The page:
Although W3C Inc. is up and running, there are still many things that needed to be sorted out in order to stabilize the organization. While the Board of Directors are tackling these issues, we should continue improving transparency and communication across W3C.
As (experimental) AB liaison I hope to help in conveying the membership's views and opinions to the board when necessary, and settling guidelines and expectation for communication between governing bodies.
With the AB's focus back on the usual priorities, I would like to contribute more in the following areas if given the chance to continue on the AB.
If you have any questions, please contact me at firstname.lastname@example.org. Thank you.
I'm thrilled to nominate Elika J Etemad for re-election to the Advisory Board.
Elika is a long-time participant in the CSS and Internationalization Working Groups, and has co-edited dozens of W3C specifications including CSS2, CSS Grid Layout, CSS Writing Modes, and CSS Paged Media. She is intimately familiar with W3C's processes and culture, having been embedded in it daily for the last two decades; and is widely known for her ability to manage details, to communicate clearly, and to generally create order out of chaos. Elika believes that W3C's collaborative, public, consensus-based, and royalty-free standardization process brings out the best in Web technology, and is dedicated to the success of W3C as a home and a framework for developing the Web platform.
Elika previously served a full term on the AB from 2019-2021, during which she was a crucial leader in:
Since stepping down from the AB she's remained engaged by co-chairing the Process CG (where she also co-edits the Process with Florian Rivoal), by sending occasional informal status reports to the AC to keep them informed, and by stepping in as scribe and secretary when needed.
She currently serves on the AB, having been elected to a 6-month term during which she is working on:
She is now running again for a new, full term on the AB to continue this work.
Elika started her career in Web standards in 1999, doing spec conformance QA for the Mozilla open source project as a curious contributor before being invited to join the CSSWG 2004 as a volunteer spec editor. This experience instilled a lifelong commitment to bug reporting and open collaboration, and to the value of seriously addressing feedback by integrating it into a solid, precisely-specified, and coherent proposal. She holds an engineering degree from Princeton University, and has spent most of her life in either the SF Bay or NYC Metro areas; she's also spent short periods living in Norway (to work for Opera), China (to study Chinese), and Japan (to work on CSS Writing Modes), and is also conversant in French and Farsi. Corporate sponsors of her work over the years include Mozilla, Opera, Microsoft, Google, Bloomberg, Hewlett-Packard, Antenna House, EAST Japan, Brave, and Bocoup.
It is a great pleasure to nominate Max Gendler for the Advisory Board (AB) and to invite you to vote for him in this election.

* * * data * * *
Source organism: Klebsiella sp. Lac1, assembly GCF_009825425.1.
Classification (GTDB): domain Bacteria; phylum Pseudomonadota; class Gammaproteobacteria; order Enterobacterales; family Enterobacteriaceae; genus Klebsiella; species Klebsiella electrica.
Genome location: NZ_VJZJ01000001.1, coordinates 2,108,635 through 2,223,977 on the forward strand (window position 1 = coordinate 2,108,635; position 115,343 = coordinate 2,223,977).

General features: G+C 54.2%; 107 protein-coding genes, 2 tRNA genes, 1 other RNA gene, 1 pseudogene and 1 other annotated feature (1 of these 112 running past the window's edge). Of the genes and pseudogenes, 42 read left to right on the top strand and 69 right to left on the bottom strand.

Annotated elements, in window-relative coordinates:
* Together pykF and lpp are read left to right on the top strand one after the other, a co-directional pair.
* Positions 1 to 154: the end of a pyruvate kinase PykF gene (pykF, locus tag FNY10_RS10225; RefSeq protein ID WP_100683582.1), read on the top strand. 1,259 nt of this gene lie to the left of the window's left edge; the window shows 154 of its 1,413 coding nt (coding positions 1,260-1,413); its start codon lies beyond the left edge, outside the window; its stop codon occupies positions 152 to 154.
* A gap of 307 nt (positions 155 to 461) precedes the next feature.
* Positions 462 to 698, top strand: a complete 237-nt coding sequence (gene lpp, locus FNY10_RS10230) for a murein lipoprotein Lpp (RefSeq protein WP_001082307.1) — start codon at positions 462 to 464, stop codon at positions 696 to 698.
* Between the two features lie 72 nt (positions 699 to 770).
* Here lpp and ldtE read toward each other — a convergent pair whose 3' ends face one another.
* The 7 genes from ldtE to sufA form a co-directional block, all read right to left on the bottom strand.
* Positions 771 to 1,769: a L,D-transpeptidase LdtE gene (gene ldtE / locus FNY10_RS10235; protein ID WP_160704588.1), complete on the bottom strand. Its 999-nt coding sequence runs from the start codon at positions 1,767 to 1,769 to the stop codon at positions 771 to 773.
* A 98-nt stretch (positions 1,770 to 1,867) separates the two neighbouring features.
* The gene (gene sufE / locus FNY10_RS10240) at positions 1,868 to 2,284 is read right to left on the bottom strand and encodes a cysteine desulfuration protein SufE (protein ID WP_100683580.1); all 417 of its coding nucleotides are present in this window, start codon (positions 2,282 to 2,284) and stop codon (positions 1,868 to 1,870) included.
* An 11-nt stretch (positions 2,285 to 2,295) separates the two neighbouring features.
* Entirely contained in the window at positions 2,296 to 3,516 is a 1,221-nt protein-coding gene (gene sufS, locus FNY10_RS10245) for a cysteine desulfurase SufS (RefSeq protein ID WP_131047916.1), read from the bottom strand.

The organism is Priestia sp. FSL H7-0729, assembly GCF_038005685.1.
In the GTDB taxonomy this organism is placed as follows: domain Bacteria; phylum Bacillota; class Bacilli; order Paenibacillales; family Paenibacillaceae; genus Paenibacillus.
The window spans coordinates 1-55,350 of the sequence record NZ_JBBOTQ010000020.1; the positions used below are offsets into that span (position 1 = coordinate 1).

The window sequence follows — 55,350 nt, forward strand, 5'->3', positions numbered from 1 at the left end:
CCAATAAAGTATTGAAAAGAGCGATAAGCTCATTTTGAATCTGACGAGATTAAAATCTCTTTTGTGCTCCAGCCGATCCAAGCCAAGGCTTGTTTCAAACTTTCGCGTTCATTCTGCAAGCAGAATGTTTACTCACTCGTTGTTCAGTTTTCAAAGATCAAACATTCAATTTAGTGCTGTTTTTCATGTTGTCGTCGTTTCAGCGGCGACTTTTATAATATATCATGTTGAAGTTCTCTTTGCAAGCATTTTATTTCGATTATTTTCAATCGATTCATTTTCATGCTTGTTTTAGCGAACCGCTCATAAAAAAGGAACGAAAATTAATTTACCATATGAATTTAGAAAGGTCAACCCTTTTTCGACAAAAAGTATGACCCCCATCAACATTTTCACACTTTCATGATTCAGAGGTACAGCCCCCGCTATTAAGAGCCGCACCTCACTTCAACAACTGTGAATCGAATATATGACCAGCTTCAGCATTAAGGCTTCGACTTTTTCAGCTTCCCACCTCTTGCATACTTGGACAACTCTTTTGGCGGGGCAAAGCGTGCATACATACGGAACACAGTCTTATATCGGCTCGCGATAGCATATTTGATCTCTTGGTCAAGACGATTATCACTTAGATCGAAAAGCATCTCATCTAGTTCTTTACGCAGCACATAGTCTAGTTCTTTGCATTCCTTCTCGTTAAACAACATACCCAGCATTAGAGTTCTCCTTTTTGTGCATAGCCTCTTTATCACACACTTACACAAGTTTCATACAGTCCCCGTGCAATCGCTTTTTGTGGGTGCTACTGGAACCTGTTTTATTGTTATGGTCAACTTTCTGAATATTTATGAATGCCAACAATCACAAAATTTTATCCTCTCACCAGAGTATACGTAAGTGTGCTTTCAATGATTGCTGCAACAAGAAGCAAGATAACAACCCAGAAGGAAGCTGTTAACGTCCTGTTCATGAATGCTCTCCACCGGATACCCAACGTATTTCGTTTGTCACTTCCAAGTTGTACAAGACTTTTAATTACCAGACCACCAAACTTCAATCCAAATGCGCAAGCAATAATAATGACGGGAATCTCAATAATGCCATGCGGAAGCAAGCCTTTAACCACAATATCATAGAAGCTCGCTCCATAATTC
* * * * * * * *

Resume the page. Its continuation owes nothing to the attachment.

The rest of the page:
As you know, the web is facing hard problems and the W3C is at a turning point. I believe that our problems are solvable and that we can turn the W3C around. We can make W3C the organisation that brings solutions to the web’s problems to life. But for that to happen we need new perspectives, new voices, and new leaders who understand how to listen, how to build consensus, and how to develop a vision.
I’ve had many occasions to see Max at work. He is thoughtful in every interaction and understands how both technology and policy work. I have seen him creating consensus between industry competitors around hard choices and getting technologists, lawyers, marketers, CEOs, and policymakers to work together. He is equally at ease nerding out on data analysis with fellow geeks and explaining complex topics to high-ranking lawmakers.
Max has a deep understanding of privacy and of people-centric advertising. He has become an important voice in the wide alliance of those who want the web to stay open, and he can represent the perspective of those who use the web and publish content on it. This is particularly important when the emergence of LLMs is threatening the incentive to make content available to all. I know that Max would make an excellent member to the W3C Advisory Board, bringing a fresh and wise perspective at a time when we sorely need it.
Thank you for taking the time to consider Max, I know that you won’t regret electing him.
For those of you who I haven’t yet had the pleasure to meet, my name is Max Gendler, and I am the Head of Consumer Data Governance at News Corp. I started working on W3C matters back when I was part of The New York Times’s Governance team, and I have constantly focused on two things: making sure that no one should have to sacrifice privacy to support publishers and pushing for people who build things on the web to have an actual say in how the web runs.